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Senators grill nominee about Alaska pipeline


July 20, 2006

WASHINGTON -- Drue Pearce, a former Alaska legislator, is President Bush's nominee to be the new federal coordinator for construction of an Alaska gas pipeline. But she got a scolding at her confirmation hearing Thursday that seemed more aimed at the Alaska Legislature.

Sen. Pete Domenici, R-N.M., chairman of the Senate Energy Committee, was frustrated that the Alaska Legislature has not endorsed the governor's gas pipeline contract with the state's three major oil companies.




"What's the holdup?" he asked Pearce.

The governor's contract includes a new method of taxing the companies on the oil they extract. Pearce said that component has troubled legislators but "they do appear to have critical mass to move forward on an oil tax change."

Domenici was in no way placated.

"You can sit there and tell me with your nice placid face that this is all going along, and the legislature is going to vote and approve things, but things aren't going very well," Domenici said. "There are too many disputes going on for my cup of tea. . . . There's an awful lot of something that smells and looks like politics going on."

Domenici's needling follows similar prodding from other federal officials - Sen. Ted Stevens, Energy Secretary Samuel Bodman, Vice President Dick Cheney - to get the pipeline project moving.

Pearce's job - a new one, created by legislation Congress passed in 2004 - would be to keep the federal agencies working together to get the pipeline built without undue delay.

Another Alaskan, Mark Myers, also went before Domenici's committee Thursday for a confirmation hearing. He has been nominated to lead the U.S. Geological Survey. He called the USGS "one of the premier scientific research organizations in the world" and stressed the importance of providing top-notch, unbiased data.

Myers directed Alaska's oil and gas division until November, when he and five other top administration officials resigned over Gov. Frank Murkowski's gas pipeline negotiations. Myers said at the time he couldn't sit idly and watch the state's interests being undermined in favor of the big oil companies.

At the confirmation hearing, though, there was no mention of why he resigned, and Domenici unleashed his impatience over the pipeline only when questioning Pearce. Domenici said he expected to call her up to Capitol Hill often once she is confirmed.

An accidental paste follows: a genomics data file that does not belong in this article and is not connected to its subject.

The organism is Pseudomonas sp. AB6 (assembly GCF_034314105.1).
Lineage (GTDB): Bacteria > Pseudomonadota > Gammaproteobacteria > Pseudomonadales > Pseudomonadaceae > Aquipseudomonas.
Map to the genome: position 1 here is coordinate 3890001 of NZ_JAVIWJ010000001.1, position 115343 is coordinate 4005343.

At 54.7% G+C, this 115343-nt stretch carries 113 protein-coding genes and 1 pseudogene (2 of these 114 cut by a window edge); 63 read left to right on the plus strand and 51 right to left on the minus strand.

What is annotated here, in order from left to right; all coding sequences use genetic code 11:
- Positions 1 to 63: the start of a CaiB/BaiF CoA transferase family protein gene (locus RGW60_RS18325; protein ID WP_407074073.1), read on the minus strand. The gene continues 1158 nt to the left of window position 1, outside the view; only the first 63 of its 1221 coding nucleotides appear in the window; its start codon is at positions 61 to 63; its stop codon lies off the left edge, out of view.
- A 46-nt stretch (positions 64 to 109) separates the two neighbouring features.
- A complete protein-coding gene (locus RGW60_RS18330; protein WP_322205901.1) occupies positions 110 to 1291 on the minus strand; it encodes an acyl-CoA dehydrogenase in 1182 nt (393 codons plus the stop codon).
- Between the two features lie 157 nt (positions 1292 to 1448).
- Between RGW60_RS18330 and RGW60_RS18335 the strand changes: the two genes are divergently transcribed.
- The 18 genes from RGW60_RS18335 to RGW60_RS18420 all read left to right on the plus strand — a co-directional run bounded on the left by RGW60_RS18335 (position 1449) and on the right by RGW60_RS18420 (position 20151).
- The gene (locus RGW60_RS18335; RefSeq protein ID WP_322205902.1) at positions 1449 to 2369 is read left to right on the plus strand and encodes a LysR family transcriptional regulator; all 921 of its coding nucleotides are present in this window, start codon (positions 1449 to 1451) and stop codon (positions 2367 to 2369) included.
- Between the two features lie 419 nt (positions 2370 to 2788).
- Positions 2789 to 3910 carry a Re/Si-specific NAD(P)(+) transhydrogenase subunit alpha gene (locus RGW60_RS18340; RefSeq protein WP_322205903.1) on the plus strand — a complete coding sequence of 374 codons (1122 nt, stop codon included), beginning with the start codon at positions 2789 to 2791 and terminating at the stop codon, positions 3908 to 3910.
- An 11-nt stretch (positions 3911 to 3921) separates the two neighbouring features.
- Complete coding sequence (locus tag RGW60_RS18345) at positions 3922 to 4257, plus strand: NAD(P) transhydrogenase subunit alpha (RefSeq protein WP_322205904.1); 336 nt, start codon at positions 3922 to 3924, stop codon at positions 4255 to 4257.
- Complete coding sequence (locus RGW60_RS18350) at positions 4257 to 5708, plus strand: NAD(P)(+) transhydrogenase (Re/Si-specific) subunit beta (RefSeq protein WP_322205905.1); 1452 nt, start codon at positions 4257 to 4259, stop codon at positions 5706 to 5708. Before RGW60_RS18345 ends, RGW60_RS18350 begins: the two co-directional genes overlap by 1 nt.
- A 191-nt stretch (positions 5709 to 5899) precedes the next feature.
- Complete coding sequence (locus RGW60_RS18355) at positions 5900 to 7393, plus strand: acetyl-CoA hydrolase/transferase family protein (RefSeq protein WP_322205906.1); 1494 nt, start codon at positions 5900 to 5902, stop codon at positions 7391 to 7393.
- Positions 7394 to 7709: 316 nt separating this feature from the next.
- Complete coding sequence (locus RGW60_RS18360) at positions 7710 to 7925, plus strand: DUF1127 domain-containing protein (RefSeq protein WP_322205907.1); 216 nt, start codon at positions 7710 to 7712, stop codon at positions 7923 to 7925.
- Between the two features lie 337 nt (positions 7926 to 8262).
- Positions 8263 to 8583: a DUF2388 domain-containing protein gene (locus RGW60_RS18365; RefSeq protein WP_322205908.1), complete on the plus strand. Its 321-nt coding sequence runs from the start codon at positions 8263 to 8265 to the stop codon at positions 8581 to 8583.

Stevens and Alaska's other Republican senator, Lisa Murkowski, had unreserved praise for both Myers and Pearce. Murkowski said that when she was in the state Legislature she relied on Myers' expertise and found him to be objective and exceptionally clear.

After the hearing, she said that his resignation did not affect her high opinion of him.

"He needed to be true to himself," she said.

She also said she shares Domenici's frustration.

The legislature, which is set to resume its special session on Monday, needs to act soon, she said.

"If they don't like the specifics of this (proposal), then don't just say no, figure it out. Make it happen. That's their job," she said.

Alaska House Speaker John Harris said there are good reasons the Legislature hasn't approved the governor's oil tax.

"It's a bad bill. It has a lot of problems," he said.

Harris said he isn't going to commit the state to unfavorable terms for decades to come no matter what Domenici says.

With the state's primary election just a few weeks away, politics does play a role, Harris acknowledged.

"If the election goes like I think it's going to go, the governor is not going to win," he said. "People don't want to put together the biggest deal that the state's ever seen - after the Alaska (oil) pipeline - with a governor that's not going to win the primary."

Sen. Murkowski said Alaska has only a window of opportunity to get its gas to market.

"Alaska can't be seen as dragging its feet on this project," she said. "We do that, we lose."

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Scripps-McClatchy Western Service,

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